Change or Perish: The New Paradigm for Leading Companies

by | 09 September 2014

There was a time when the most successful and admired companies were too-big-to-fail institutions with a rich history of innovation. These companies defined the status quo for the 20th century and built corporate cultures to reward those who maintained it. But as companies like these grew complacent, they learned a tough lesson: Standing still isn’t a winning strategy.

So how does a forward-thinking company in a historically backward-leaning industry lead? This means challenging not just your competitors, but your entire industry.

Look to the real leaders.

Whether it’s commercial real estate or automobiles or technology, we are among the top companies that are disrupting their industries. While the auto industry is reeling from recalls and a controversial government bailout, Tesla Motors is not only changing the way cars are manufactured — making its patents available to anyone and working to reduce the world’s dependence on fossil fuels — but it has also reengineered the way buyers interact with the company while buying a car. And, while blue-chip technology companies are struggling to anticipate their competitors’ latest gadgets, those same competitors are already envisioning the tech breakthroughs of the next decade. It’s clear that companies that are constantly reinventing themselves — for the benefit of their clients — are today’s leaders.

What does it take to continue to be this kind of company? That’s a question we ask ourselves every day.

It starts — and ends — with the client.

Innovation for innovation’s sake is never the right answer. As we challenge ourselves to be a relentlessly enterprising organization, we know that all change must start with the client. So, when anyone comes to me with an idea that requires time or money (as most ideas do), I always ask: What’s in it for the client? By consistently applying this filter to our innovation priorities, we’ve been able to develop tools like Colliers 360, the business intelligence dashboard that gives our clients an always-on window into their real estate portfolio, helping them make smart decisions as they evolve.

Don’t level the playing field. Build a new one.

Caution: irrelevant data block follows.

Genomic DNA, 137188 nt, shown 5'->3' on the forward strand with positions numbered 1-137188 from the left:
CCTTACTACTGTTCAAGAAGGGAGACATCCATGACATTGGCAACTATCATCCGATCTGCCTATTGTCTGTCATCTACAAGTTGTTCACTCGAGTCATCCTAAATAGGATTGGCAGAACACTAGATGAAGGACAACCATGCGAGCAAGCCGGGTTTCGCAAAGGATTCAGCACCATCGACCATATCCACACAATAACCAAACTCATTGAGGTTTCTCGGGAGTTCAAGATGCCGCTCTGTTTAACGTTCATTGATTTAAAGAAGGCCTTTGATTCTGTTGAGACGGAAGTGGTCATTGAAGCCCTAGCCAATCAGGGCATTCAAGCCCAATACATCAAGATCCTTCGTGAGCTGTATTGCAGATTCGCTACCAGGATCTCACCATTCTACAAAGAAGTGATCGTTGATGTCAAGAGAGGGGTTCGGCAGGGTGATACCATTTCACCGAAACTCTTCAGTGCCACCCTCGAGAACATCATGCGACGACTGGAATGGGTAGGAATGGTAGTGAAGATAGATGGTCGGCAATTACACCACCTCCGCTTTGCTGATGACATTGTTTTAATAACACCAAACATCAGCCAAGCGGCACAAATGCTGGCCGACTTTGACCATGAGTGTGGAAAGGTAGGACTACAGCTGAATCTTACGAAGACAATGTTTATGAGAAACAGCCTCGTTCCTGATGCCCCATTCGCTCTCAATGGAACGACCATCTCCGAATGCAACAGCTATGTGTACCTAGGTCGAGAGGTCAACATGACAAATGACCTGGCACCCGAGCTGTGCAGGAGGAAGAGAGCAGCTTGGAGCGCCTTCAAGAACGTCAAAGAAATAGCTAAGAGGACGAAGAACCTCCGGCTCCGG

If your goal is to challenge the status quo, you may need to build an entirely new playing field. This means reimagining what your business can do and then taking bold steps to transform it. At Colliers, we recently announced the creation of a digital enterprise team, combining our marketing, IT and research functions into one organization charged with getting our best information and tools in front of clients faster than anyone else can.

It’s an approach that has been successfully adopted by a number of highly effective companies, notably big consumer brands. And even though managing commercial real estate isn’t the same as, say, running a global coffee empire, we’re confident that it’s the right approach for the next five or 10 years.

Safety first.

Transforming a company into one capable of continuous transformation isn’t easy. After all, the evolutionary process has hard-wired us to seek safety and avoid risk, even when that sense of security stands in the way of progress. That may be why so many companies have far more lawyers than product designers.

To be a company that challenges the status quo requires creating an environment in which everyone feels safe enough to take smart risks. And according to management theorist Simon Sinek, good leaders make us feel safe. In a recent TED Talk, Sinek noted, “We call them leaders because they go first, because they take the risk before anybody else does, [and] because they will choose to sacrifice so their people will be safe and protected.”

It’s a powerful insight and, I believe, a call to action for leaders. When we create a safe environment, we encourage diversity of thought and tolerance for risk-taking. And as long as those risks are consistent with a company’s culture and values, we’re clearing the path for true innovation. We’re also creating a culture in which doing for others leads inevitably to better trust and cooperation, without which no company can thrive.

No matter how successful we are in our efforts to lead, it will mean nothing if we aren’t, each day, challenging ourselves to reinvent, reimagine and rethink what it means to be the best we can be. Not just for ourselves and our clients, but everyone we interact with.